Probate is a Surrogate’s Court process that allows for the legal administration of a decedent’s estate. Probate becomes necessary any time a decedent has passed away while owning property in his or her sole name. For those assets, the family has no legal authority to collect assets, pay expenses, or handle any and all final affairs until the Court has confirmed and appointed an estate representative, i.e. the Executor (nominated in a Will) or Administrator (where the decedent died without a Will).

Probate proceedings often can be expensive, time-consuming, and confusing for the surviving family members. The Probate process may cause strife and turmoil amongst an otherwise harmonious family. The last thing your family wants to deal with is a legal proceeding involving voluminous paperwork, attorneys’ fees, and court filing fees, as well as strict timelines, all while grieving their loss.

Furthermore, Probate proceedings subject your estate to creditors’ claims and administrative costs before your family can inherit anything from you.

Lastly, Probate proceedings become a matter of public record, with the intimate details of your final affairs being fully accessible to the public.

One can avoid Probate through some simple techniques …


Living Trusts

In New York State, you may avoid probate by moving your assets into a Living Trust. For example, you can move your home, your investment accounts, your life insurance policies, and your bank accounts into the Trust and avoid probate for the entire Trust estate. Upon your death, the terms of the Trust document will control the distribution of assets to your beneficiaries. Living Trusts are private and require no court intervention upon your death.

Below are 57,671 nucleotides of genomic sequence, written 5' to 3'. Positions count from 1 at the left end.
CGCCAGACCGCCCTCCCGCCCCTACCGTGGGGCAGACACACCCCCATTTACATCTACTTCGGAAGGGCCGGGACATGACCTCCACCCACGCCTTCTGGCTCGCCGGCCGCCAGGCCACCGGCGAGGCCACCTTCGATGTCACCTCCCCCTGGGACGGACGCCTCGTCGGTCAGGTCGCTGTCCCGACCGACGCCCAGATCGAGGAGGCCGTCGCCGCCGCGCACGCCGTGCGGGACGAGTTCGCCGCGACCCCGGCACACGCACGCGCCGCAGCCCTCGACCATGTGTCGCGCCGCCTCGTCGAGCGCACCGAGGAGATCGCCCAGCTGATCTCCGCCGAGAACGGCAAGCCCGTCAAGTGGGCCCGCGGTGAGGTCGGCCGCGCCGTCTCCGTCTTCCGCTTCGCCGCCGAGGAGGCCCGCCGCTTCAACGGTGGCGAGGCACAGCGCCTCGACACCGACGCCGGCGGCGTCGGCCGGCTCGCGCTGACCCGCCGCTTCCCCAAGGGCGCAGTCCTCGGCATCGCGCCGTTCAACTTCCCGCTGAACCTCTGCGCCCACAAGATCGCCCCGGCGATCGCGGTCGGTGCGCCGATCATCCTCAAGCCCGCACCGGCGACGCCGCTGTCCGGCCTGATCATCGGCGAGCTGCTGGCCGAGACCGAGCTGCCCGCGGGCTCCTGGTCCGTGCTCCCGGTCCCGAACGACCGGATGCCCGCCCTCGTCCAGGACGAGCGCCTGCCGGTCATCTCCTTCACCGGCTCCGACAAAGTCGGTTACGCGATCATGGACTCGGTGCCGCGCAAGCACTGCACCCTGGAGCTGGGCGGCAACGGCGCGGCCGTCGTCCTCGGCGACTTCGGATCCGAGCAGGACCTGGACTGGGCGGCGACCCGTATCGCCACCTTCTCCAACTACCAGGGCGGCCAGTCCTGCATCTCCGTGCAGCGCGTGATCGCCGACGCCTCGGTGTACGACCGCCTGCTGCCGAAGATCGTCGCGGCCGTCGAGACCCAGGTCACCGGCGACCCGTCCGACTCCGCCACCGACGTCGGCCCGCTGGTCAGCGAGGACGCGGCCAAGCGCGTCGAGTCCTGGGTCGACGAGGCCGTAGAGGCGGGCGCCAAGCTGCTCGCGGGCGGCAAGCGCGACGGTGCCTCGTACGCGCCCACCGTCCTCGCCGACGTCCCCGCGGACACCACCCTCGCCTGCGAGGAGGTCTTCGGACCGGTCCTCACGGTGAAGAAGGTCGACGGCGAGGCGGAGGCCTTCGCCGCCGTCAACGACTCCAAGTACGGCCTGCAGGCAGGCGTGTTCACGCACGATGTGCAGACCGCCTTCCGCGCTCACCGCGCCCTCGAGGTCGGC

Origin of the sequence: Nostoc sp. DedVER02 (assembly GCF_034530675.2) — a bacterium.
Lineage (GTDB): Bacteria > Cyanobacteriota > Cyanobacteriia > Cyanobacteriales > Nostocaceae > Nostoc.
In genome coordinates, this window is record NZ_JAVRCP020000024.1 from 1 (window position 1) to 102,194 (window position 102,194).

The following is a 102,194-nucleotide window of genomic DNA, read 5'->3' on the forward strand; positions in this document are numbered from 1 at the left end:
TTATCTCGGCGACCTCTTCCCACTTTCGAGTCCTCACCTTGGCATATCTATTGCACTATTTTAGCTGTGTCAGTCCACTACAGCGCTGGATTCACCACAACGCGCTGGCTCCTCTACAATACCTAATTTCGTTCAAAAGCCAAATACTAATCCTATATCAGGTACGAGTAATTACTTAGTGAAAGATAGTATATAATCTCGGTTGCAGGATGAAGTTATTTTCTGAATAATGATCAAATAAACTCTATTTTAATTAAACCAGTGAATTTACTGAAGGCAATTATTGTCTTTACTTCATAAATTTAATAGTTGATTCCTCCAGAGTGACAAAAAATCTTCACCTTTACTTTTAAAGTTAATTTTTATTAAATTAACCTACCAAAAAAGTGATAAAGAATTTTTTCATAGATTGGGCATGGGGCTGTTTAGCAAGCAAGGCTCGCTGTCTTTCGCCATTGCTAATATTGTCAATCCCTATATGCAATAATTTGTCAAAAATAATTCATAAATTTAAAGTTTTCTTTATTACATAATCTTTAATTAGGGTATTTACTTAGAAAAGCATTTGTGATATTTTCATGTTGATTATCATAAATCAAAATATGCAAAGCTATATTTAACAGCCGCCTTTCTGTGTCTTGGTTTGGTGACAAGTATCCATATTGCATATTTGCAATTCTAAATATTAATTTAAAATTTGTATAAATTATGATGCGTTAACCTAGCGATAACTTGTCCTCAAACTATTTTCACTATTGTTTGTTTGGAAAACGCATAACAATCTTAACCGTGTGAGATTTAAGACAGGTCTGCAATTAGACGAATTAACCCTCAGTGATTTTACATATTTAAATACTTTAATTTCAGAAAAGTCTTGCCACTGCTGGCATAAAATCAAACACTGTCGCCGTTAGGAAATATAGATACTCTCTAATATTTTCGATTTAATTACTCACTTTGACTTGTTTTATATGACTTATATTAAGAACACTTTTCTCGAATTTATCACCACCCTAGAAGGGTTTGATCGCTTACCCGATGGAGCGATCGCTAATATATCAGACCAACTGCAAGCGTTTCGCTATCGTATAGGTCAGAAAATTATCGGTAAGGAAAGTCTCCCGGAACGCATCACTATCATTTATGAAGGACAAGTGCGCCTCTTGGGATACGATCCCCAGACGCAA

Joint Ownership

This is one of the most common methods for avoiding probate. Many married couples utilize this method without even realizing it. If you own property with another person and share the “right of survivorship” on the property, the surviving owner automatically retains full legal rights to 100% of the property by operation of law. For example, a husband and wife maintain a joint bank account. When the husband passes away, the wife will still own the account and does not have to go through the Probate Court to gain access to the funds.


Payable on Death/Transfer on Death Beneficiaries

This is another one of the most common methods to avoid probate. Listing a beneficiary on an account, like a life insurance policy or investment account, ensures that the beneficiary will receive the inheritance automatically and by operation of law upon your passing. After your death, the designated beneficiaries simply have to contact the financial institution to report your death and submit the death certificate (and required claim forms) and they will receive the disbursement.

This method may be especially helpful to those that wish to avoid probate but don’t feel comfortable listing someone else on their account as a joint owner.


Deed Transfers with Retained Life Estate

Another option to protect your house from probate involves transferring the deed to your loved one while maintaining your own rent-free life use and control during your lifetime. In other words, you can transfer the deed to your house to your children, but with the condition that you can live there for the rest of your life. You cannot be evicted or charged rent. You keep all of your tax exemptions and remain responsible for all taxes, maintenance, and upkeep. Upon your passing, the house automatically passes to the “remaindermen” (the person entitled to receive a particular estate on its determination) named on the deed and they do not need to commence a probate proceeding in order to transfer or sell the house.

Another perk to this type of deed transfer is that it can ultimately protect your house from a nursing home once you have cleared Medicaid’s look-back period.

If you have any questions about the above material or wish to speak to an attorney, please contact us at (716) 204-1055.

estate planning, Long term care, Medicaid